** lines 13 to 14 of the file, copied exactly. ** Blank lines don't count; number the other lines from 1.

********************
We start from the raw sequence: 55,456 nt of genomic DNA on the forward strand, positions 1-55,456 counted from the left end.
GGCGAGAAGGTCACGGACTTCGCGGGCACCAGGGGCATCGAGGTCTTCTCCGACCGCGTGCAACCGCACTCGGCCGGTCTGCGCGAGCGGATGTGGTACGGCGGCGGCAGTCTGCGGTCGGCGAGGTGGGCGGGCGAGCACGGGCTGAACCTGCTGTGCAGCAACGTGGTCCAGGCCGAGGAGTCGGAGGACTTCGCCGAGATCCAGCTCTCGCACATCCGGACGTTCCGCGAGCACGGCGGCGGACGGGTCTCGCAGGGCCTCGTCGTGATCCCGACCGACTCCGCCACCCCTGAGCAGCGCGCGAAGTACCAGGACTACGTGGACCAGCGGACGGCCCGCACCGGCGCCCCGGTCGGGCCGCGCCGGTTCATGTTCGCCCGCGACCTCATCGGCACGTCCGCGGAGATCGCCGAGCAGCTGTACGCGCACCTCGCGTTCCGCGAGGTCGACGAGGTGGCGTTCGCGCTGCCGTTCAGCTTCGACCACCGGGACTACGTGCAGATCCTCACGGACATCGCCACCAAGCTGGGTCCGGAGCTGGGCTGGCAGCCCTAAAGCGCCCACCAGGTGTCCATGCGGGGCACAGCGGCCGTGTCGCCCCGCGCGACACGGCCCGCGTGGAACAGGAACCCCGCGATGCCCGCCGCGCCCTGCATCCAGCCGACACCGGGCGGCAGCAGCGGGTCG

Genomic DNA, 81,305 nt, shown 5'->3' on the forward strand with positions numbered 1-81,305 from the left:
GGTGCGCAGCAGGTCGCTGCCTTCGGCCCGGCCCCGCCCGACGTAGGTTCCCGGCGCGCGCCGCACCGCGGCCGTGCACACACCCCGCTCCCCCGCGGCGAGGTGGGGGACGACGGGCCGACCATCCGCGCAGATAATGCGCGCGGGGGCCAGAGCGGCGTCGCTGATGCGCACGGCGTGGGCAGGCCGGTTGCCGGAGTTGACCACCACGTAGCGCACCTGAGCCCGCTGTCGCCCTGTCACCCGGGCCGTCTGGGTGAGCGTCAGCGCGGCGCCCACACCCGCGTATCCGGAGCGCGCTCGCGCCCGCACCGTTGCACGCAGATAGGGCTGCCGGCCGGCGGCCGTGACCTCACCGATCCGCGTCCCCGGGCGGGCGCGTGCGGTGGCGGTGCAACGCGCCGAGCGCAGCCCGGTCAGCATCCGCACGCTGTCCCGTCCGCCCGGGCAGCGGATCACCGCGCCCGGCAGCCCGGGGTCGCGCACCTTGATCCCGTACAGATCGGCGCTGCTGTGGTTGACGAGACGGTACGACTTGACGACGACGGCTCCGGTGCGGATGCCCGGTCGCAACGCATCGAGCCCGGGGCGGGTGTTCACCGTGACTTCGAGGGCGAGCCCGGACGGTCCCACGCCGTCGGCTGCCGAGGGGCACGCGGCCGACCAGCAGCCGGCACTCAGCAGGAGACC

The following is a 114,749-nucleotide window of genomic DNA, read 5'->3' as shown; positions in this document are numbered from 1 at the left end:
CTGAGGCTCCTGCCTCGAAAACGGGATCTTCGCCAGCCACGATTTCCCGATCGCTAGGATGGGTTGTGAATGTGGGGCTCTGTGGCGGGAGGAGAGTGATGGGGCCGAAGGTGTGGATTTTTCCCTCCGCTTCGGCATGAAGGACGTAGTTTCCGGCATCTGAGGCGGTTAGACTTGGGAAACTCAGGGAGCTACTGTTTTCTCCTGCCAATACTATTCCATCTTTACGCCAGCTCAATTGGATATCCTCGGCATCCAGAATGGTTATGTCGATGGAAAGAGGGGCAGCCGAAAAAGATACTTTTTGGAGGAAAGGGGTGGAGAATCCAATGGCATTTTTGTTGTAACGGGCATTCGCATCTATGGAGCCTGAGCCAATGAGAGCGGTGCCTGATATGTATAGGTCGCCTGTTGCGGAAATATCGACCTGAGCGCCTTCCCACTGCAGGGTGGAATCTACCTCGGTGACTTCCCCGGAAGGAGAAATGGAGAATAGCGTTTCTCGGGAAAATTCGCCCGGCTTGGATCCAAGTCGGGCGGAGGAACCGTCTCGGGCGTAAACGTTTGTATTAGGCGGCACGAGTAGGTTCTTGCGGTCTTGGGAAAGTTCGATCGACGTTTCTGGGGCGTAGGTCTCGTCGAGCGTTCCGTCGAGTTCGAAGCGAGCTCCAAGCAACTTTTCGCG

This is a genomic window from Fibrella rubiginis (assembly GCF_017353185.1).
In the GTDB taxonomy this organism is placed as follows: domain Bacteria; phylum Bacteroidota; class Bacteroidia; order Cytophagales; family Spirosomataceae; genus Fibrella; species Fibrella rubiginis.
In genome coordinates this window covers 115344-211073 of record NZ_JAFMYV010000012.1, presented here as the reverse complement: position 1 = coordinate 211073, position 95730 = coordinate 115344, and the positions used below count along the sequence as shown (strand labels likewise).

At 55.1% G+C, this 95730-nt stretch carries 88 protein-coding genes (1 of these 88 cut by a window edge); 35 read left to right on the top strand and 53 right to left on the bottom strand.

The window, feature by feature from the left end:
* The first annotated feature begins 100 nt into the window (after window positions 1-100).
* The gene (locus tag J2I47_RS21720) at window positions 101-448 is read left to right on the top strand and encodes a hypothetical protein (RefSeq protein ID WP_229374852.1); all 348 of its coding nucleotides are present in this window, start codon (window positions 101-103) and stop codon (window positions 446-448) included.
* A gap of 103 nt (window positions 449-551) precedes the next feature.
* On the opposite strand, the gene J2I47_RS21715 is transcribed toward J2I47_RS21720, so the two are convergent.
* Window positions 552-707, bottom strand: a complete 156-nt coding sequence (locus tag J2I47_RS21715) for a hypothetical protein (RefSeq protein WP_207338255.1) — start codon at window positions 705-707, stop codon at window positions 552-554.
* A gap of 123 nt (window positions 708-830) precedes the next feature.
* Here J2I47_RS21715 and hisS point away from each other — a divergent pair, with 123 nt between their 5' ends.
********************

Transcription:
* The gene (locus tag J2I47_RS21720) at window positions 101-448 is read left to right on the top strand and encodes a hypothetical protein (RefSeq protein ID WP_229374852.1); all 348 of its coding nucleotides are present in this window, start codon (window positions 101-103) and stop codon (window positions 446-448) included.
* A gap of 103 nt (window positions 449-551) precedes the next feature.